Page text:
‘The end’ you write, thus concluding your first ever novel in the classiest way possible. It’s a thing of beauty, and like a parent with a wallet full of baby photos you’re keen to show the world.

Self-publishing is the most efficient and effective way to get your book in front of potential readers. No dealing with agents, no begging for the attention of publishing houses, no watching your manuscript collect dust on your desk; it’s instant publication gratification.

Amazon Kindle Direct Publishing (KDP) and IngramSpark are arguably the two biggest players in the self-publishing industry. Each service brings its own set of pros and cons, and choosing either, neither or both will depend on what you want your book to look like and what you hope it to achieve.

But which is worthy of your affection? To find out, let’s take a closer look.

The perks of Amazon KDP

You may have heard of CreateSpace, Amazon’s original self-publishing solution. In 2018 this tool was integrated with another service, Amazon KDP.

Taking a leaf out of the Microsoft and Google playbook, Amazon is able to offer up an incredible amount of free self-publishing services, effectively neutering much of its competition. KDP also grants authors access to Amazon’s enviable customer base and ecommerce capabilities.

The more specific perks of self-publishing through Amazon KDP include:

An end to end service

If you’re looking to publish an ebook, which most first-time authors inevitably are, the process couldn’t be simpler. You upload your book, you tell Amazon how you’d like to sell it, and they take care of the rest. In effect this is a manuscript in, money out system.

Special treatment on Amazon services

Using Amazon KDP means that you’re restricted to the (admittedly sprawling) Amazon network. But as a benevolent god Amazon will reward you for your loyalty, with programs like KDP Select, Kindle MatchBook and Kindle Book Lending allowing you to offer a better sales pitch to your readers, thus increasing your chances of success.

Loads of free stuff

Show me a person who isn’t keen on free stuff and I’ll show you a liar. The Amazon KDP freebies come thick and fast, including:

  • Zero upfront cost to publish and sell your book through Amazon channels (they take a 30% cut of sales.)
  • A free Amazon Standard Identification Number (ASIN) is attributed to every book published through KDP – this acts as the company’s equivalent of an International Standard Book Number (ISBN). It should be noted that if you want to publish outside of the Amazon network you’ll need to purchase an ISBN.
  • Free access to the Kindle Create formatting tool.

The perks of IngramSpark

While it doesn’t boast the omnipotence of Amazon, IngramSpark has carved out an impressive self-publishing niche.

While it could be seen as a case of befriending the school bully so he doesn’t take your lunch money, IngramSpark doesn’t see itself as a competitor to Amazon. It proclaims on its website that it has a great relationship with the tech giant, and it’s true that the IS offering is different enough from KDP to represent a distinct service.

How different? Here are a few examples:

An awesome distribution network

Perhaps the major selling point, particularly for those who prefer to publish their book in its physical form, is the IngramSpark distribution network. They are developing into the world’s premier retail book distribution group, acting as middleman between you and the bookstore. Strong, long-term relationships mean that IngramSpark can offer reach and profitability for your physical copies that the KDP Expanded Distribution system just can’t match.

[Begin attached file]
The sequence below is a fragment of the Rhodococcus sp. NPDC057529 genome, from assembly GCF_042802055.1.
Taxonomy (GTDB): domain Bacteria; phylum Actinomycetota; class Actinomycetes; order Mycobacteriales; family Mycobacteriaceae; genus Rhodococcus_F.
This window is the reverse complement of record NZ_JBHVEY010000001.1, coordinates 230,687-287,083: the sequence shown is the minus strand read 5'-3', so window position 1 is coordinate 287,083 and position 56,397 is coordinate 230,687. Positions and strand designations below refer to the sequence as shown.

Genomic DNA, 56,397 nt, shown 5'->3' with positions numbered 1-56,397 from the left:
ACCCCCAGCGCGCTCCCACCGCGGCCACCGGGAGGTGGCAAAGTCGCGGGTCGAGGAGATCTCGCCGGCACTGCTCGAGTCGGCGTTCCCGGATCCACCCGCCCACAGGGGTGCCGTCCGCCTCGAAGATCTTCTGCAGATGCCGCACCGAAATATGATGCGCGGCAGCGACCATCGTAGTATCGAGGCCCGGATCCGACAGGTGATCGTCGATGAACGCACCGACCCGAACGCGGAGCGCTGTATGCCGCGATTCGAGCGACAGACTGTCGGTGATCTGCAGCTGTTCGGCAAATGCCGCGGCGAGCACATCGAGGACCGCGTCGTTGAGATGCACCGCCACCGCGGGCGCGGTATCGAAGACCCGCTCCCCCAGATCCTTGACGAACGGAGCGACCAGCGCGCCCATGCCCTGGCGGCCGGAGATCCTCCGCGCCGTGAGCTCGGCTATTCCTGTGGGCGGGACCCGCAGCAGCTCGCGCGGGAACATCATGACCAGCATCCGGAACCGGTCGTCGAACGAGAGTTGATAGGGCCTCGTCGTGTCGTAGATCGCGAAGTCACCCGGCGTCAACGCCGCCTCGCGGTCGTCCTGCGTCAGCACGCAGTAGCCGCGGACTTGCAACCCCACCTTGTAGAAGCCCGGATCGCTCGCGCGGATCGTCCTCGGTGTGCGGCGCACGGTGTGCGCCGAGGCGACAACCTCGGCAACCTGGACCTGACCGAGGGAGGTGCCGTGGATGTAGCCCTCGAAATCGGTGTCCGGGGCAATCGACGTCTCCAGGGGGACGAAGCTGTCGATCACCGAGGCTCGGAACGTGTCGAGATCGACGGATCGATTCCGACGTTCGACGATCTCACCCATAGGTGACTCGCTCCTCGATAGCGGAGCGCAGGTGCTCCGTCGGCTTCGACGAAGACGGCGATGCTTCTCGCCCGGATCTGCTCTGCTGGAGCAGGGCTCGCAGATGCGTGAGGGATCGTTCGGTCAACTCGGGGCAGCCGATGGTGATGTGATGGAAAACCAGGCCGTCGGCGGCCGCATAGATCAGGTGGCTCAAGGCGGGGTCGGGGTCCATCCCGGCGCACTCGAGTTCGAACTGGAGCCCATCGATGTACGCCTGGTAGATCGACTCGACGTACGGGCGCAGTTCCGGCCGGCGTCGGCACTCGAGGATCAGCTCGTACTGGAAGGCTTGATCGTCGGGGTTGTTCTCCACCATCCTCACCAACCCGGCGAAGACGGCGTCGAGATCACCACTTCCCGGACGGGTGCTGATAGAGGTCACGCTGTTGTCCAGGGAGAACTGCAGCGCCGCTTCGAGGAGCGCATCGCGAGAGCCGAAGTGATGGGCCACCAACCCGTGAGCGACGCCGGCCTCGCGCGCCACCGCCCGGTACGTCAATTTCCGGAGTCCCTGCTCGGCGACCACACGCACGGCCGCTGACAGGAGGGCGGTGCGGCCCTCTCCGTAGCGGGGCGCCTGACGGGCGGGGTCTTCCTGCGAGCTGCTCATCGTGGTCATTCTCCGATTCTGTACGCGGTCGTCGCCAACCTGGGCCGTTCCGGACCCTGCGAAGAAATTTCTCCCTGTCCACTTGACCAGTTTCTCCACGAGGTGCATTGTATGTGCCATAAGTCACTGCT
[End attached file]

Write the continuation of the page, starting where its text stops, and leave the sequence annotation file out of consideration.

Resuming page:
Get your ebook everywhere

Where Amazon KDP straps you (willingly) into the Amazon straitjacket, IngramSpark will ensure that your ebook gets everywhere. Not just to Kindle, but to Nook, Kobo and other ebook platforms too. If you want your book to be available on as many eReaders as possible, IngramSpark is the best choice.

Hardcover and saddle stitched editions

The strength of IngramSpark’s physical publishing offering is highlighted by the fact that you can print super fancy hardcover and saddle stitched editions of your book. I’m told they smell that much better too.

Amazon KDP or IngramSpark?

At the risk of being labelled a fence-sitter: Yes.

There are two reasons why IngramSpark might be preferred: greater control over your book, and a better physical publishing proposition. If you want to see a hardcover copy of your book sitting in your local bookstore, this is the service for you. Be aware that little more work will be required to make your dream a reality though.

Amazon KDP sees you trade choice and control for simplicity. The service makes self-publishing an ebook an absolute breeze and demands an investment of exactly $0 from new authors. It also demands blind loyalty, however.

Should you do both? You sure can, particularly if you hope to sell your tome in both physical and ebook form! KDP is great for ebooks, offering the best exposure and earning the most money, while on the physical copy side of things, bookstores and libraries prefer to work with IngramSpark.

While you might’ve typed ‘the end’ on your manuscript, the truth is that writing your novel is but step one on the long walk to self-published nirvana. Whether you take the short and easy (but somewhat narrow) Amazon route, or a more scenic stroll on the IngramSpark trail, is entirely up to you.

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